Guilt-Free Reading

by Lindsey

The phrase “guilty pleasure” gets tossed around often, but at this stage in my life I’m beyond feeling guilty for the books I read. I happily own my choices, whether I am rereading the Baby-Sitters Club series of my childhood (hot tip: we have over 100 of these books digitally in our OverDrive collection), working my way through a list of classics I was never assigned in school (I just read Charlotte Brontë’s Jane Eyre for the first time and fell in love with it), or indulging in historical fiction of questionable caliber requested through Sno-Isle Libraries’ interlibrary loan service (so many glorious finds from the 1950s-1970s). We offer easy instructions for requesting items that aren’t currently owned by the library.

Certainly there are highly anticipated literary fiction titles I look forward to reading this year (The Bear and the Nightingale by Katherine Arden, Lincoln in the Bardo by George Saunders, and History of Wolves by Emily Fridlund, to name just a few), but I’m also excited to fill my list with old X-Men comic books from the 1990s (Age of Apocalypse, anyone?), short and sweet ebook quickies, schlocky horror novels about evil children, and gothic romances starring Mr. Rochester types and vengeful ghosts.

Some of the titles I’m coveting are currently only available as ebooks. This glorious format has enabled many older or out-of-print titles to once again find themselves in the hands of readers. Here are some potentially cheesy books I hope to read in 2017.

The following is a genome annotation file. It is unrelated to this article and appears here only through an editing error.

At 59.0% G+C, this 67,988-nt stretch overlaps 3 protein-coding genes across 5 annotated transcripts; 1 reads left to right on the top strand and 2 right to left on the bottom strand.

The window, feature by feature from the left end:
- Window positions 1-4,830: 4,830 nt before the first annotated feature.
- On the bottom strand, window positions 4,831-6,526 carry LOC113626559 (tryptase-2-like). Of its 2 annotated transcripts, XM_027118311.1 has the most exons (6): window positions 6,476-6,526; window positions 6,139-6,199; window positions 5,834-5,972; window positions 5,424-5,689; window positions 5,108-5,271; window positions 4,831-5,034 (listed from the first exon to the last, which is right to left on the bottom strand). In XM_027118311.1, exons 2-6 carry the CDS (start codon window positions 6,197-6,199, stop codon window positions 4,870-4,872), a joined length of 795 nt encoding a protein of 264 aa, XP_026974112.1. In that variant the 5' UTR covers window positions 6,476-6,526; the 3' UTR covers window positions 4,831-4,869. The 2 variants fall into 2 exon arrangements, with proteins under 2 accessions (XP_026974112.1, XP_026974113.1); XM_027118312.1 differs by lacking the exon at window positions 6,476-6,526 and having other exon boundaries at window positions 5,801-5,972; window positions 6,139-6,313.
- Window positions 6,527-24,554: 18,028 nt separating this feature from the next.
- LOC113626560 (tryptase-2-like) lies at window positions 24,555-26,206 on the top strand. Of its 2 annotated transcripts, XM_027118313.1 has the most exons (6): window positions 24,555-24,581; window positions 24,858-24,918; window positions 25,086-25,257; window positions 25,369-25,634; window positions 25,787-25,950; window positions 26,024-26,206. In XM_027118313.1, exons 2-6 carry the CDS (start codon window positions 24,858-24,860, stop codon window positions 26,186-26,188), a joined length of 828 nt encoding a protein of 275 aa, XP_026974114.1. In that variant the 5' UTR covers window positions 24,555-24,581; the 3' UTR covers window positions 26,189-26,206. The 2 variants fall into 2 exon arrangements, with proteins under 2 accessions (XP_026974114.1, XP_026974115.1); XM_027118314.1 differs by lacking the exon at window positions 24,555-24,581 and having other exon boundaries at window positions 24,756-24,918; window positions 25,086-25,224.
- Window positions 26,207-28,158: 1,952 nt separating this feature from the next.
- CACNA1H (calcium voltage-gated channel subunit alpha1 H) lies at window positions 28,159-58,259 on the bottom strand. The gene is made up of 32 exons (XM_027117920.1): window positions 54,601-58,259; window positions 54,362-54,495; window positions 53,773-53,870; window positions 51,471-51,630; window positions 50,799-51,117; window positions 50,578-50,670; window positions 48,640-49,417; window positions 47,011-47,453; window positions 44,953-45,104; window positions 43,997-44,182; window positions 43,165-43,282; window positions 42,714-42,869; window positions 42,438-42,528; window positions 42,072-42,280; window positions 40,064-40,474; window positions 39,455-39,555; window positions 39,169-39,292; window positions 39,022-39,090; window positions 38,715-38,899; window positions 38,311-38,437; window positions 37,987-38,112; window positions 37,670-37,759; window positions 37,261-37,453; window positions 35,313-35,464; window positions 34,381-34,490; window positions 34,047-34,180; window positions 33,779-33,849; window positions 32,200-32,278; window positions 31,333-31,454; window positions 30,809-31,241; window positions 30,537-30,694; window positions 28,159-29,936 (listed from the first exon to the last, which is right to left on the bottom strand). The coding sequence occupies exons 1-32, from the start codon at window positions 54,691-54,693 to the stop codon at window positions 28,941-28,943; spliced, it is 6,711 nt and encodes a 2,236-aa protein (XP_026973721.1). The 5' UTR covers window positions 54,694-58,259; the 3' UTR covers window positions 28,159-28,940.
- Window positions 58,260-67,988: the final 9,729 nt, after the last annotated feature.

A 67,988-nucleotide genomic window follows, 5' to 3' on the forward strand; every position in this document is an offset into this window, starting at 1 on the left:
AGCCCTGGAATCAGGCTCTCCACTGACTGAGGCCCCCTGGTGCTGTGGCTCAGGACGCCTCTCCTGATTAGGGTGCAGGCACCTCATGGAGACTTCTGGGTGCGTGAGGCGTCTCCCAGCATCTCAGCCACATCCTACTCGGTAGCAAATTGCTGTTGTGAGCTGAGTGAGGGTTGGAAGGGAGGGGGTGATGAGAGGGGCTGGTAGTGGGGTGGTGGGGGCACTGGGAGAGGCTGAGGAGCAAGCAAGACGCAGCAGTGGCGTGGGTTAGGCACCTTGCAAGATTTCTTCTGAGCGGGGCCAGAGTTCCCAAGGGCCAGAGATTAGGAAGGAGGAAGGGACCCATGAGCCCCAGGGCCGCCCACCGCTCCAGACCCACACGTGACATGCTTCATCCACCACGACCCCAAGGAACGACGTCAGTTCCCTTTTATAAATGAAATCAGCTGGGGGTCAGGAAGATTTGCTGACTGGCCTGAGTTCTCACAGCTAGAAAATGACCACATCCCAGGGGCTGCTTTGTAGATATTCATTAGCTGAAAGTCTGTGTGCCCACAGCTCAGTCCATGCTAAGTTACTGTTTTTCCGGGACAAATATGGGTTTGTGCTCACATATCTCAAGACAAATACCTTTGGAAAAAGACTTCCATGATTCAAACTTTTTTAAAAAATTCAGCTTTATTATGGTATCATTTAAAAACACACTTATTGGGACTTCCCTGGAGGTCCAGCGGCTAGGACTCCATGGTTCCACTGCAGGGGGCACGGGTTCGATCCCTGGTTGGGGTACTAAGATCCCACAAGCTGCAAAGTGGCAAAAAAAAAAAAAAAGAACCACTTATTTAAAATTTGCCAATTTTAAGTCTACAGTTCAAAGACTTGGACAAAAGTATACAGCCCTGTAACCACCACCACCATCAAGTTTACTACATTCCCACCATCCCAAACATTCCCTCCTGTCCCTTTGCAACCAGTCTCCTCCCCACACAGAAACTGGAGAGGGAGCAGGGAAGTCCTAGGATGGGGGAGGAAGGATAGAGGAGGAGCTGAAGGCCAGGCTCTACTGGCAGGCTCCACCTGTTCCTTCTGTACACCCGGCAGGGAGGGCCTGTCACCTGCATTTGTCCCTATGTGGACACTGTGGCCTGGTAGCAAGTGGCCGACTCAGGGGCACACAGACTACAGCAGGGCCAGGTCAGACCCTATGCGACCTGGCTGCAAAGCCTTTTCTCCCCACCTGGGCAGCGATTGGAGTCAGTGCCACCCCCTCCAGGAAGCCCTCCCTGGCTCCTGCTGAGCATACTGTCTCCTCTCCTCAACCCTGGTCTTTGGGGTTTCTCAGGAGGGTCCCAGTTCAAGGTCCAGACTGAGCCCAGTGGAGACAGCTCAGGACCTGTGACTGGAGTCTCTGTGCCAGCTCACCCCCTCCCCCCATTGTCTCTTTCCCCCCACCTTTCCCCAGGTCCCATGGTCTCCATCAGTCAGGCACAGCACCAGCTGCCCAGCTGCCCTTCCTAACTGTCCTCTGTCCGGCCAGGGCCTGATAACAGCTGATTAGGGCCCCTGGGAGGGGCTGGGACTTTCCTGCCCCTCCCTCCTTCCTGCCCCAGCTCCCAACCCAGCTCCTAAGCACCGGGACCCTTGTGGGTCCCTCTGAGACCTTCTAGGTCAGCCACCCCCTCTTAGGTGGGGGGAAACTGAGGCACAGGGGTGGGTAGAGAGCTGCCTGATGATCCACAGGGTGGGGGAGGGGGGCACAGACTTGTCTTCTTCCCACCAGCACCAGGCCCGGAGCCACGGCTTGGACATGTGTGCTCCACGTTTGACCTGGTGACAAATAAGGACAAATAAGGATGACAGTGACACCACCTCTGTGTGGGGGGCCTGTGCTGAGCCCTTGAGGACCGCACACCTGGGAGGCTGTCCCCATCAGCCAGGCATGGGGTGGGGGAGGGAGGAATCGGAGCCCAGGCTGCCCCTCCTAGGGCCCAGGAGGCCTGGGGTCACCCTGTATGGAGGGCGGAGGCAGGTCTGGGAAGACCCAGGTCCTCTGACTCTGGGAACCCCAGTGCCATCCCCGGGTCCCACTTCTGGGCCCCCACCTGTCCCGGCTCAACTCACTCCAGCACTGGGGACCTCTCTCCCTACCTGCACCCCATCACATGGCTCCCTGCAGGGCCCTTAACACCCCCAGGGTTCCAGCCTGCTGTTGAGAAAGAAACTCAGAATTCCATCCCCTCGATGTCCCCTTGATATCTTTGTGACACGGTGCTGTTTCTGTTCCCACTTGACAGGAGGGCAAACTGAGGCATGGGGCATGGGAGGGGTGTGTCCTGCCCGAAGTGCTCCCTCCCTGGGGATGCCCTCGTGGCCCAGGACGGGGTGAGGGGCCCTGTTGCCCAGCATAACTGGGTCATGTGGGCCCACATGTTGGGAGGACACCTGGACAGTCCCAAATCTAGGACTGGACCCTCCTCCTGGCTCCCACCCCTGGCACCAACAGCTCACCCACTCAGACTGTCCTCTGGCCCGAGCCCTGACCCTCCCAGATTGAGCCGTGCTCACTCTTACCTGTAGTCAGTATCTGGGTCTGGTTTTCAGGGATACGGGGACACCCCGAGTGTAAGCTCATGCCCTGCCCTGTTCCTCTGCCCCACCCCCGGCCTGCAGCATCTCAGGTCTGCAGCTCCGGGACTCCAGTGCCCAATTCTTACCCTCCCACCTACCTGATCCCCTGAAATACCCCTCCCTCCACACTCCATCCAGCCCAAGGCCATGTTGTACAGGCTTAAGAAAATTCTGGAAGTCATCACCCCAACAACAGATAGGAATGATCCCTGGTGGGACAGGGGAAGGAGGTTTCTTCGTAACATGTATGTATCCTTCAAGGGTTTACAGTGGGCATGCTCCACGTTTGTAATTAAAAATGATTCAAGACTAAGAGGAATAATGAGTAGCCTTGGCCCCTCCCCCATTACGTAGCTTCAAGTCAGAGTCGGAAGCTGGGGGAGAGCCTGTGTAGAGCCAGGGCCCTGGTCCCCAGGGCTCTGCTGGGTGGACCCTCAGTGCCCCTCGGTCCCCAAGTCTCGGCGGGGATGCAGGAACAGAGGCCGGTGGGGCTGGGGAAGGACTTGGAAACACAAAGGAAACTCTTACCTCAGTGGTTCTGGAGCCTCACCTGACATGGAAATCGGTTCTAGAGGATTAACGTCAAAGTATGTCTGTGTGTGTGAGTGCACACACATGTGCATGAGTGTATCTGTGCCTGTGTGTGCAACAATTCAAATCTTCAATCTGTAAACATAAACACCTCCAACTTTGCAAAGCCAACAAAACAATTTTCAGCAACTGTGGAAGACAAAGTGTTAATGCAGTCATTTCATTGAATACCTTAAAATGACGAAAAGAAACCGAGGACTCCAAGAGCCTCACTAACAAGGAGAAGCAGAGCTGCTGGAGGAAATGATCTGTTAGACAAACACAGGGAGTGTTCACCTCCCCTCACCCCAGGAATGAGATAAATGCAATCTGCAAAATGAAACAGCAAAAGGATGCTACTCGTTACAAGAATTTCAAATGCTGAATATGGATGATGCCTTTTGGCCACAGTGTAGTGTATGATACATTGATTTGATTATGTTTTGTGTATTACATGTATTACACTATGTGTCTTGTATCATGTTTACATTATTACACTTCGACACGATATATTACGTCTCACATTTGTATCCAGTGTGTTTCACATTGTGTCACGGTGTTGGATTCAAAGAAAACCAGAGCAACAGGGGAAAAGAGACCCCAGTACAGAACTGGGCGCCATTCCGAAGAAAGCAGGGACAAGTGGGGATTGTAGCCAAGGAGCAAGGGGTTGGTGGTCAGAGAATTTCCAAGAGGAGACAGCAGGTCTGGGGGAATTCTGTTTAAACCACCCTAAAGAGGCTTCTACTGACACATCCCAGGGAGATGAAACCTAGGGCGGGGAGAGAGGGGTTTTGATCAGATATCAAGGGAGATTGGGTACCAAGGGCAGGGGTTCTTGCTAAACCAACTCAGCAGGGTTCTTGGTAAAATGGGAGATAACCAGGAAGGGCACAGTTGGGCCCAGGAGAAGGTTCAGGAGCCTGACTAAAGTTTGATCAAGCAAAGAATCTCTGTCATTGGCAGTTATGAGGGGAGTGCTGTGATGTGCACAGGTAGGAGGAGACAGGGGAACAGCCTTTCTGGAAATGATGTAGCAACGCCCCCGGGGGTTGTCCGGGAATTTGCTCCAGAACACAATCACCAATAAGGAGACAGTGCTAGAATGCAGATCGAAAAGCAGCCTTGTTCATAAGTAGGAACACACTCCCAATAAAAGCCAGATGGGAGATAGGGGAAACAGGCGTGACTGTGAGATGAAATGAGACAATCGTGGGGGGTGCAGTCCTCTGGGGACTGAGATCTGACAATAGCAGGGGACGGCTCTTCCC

What about you? Have you ever felt the need to preface your reading list with the phrase “guilty pleasure?” Why not join me this year and embrace “guilt-free” reading instead?



2 responses to “Guilt-Free Reading”

  1. Ruth G. says:

    Love it! As librarian Betty Rosenberg once said, “Never apologize for your reading tastes.” I have a weakness for biographies of actors from TV shows from my childhood (Prairie Song by Melissa Gilbert, Here’s the Story by Maureen McCormick, etc.) but have always been embarrassed to admit it!

  2. Lindsey Anderson says:

    Ruth, I must admit that I initially picked up Gilbert’s autobiography so I could read the parts about her relationship with Rob Lowe and corroborate the information in his autobiographies, but it ended up being really fascinating. I felt the same way about Brooke Shields’ biography about her mother. I’ll definitely have to check out Maureen McCormick’s!

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